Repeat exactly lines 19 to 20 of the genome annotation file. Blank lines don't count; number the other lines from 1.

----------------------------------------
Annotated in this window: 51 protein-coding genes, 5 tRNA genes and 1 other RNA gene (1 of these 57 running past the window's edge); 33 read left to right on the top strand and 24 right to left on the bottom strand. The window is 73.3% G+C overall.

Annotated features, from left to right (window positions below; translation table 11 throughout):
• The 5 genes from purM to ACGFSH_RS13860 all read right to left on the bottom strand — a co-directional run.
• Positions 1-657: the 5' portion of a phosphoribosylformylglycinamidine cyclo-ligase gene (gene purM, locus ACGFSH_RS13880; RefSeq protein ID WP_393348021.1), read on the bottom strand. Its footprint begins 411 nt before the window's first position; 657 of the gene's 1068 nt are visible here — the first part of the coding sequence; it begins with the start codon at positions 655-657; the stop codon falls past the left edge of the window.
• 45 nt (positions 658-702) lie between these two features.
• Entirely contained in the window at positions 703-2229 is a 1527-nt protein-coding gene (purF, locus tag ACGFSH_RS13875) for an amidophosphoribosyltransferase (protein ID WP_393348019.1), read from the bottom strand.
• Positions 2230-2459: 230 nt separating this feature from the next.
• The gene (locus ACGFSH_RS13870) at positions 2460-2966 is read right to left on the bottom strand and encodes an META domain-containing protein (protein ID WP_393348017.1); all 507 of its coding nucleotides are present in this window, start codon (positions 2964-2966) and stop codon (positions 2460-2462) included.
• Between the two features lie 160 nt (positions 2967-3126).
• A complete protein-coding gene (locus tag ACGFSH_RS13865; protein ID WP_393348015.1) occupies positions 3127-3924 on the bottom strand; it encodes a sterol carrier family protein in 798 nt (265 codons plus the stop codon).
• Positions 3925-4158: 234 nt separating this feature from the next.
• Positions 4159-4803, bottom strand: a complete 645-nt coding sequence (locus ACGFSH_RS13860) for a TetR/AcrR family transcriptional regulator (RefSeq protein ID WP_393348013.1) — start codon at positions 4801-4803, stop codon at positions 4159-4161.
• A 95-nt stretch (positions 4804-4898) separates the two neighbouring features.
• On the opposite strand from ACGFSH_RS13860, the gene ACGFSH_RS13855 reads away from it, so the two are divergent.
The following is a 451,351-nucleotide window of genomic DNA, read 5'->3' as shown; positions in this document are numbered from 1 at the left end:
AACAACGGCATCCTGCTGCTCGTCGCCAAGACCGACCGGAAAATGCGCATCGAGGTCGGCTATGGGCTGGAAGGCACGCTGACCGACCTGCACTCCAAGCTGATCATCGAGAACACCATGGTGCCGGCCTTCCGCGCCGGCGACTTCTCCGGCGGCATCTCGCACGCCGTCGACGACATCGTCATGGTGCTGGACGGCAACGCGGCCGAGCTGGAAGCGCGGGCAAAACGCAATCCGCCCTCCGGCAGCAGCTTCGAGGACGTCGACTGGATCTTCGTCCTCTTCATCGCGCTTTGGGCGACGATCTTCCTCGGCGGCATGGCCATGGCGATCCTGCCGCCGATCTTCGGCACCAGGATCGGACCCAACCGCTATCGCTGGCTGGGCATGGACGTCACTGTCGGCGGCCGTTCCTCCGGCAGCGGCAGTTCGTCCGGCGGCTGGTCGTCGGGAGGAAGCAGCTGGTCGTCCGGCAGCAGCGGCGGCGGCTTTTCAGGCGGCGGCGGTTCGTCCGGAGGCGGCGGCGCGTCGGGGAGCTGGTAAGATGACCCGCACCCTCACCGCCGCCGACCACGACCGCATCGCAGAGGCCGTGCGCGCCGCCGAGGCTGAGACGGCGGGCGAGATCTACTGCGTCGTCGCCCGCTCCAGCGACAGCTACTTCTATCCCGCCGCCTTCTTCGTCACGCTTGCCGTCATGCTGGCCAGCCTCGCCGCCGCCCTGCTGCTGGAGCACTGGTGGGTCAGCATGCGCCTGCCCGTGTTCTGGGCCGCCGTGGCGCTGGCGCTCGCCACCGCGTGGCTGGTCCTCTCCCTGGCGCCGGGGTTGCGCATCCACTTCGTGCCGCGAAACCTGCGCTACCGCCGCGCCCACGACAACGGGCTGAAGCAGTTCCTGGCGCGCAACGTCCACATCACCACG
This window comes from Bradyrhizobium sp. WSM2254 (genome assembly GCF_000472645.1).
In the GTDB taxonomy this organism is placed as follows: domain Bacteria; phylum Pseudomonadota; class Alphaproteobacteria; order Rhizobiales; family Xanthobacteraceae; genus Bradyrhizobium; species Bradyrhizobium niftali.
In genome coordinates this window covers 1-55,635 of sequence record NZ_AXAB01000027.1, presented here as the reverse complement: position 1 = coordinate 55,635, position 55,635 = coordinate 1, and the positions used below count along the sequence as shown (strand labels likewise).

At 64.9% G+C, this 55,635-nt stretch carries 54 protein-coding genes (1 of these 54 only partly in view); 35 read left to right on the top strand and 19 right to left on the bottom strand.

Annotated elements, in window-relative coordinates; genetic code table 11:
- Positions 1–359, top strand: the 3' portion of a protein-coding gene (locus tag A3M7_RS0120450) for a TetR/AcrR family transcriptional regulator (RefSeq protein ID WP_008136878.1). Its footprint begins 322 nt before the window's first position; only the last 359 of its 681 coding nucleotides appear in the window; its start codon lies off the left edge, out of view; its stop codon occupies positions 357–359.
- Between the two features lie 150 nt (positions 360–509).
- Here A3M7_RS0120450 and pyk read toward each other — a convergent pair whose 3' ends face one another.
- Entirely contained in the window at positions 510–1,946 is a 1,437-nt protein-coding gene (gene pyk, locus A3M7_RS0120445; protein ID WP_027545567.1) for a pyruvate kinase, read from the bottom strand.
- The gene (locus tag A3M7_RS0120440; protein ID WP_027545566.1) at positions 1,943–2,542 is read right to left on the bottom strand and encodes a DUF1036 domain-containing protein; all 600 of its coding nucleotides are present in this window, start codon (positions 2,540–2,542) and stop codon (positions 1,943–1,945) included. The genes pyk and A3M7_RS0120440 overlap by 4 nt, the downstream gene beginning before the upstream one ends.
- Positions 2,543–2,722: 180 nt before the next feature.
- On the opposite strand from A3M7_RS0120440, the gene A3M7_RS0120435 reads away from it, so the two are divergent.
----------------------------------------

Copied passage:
In genome coordinates this window covers 1-55,635 of sequence record NZ_AXAB01000027.1, presented here as the reverse complement: position 1 = coordinate 55,635, position 55,635 = coordinate 1, and the positions used below count along the sequence as shown (strand labels likewise).

At 64.9% G+C, this 55,635-nt stretch carries 54 protein-coding genes (1 of these 54 only partly in view); 35 read left to right on the top strand and 19 right to left on the bottom strand.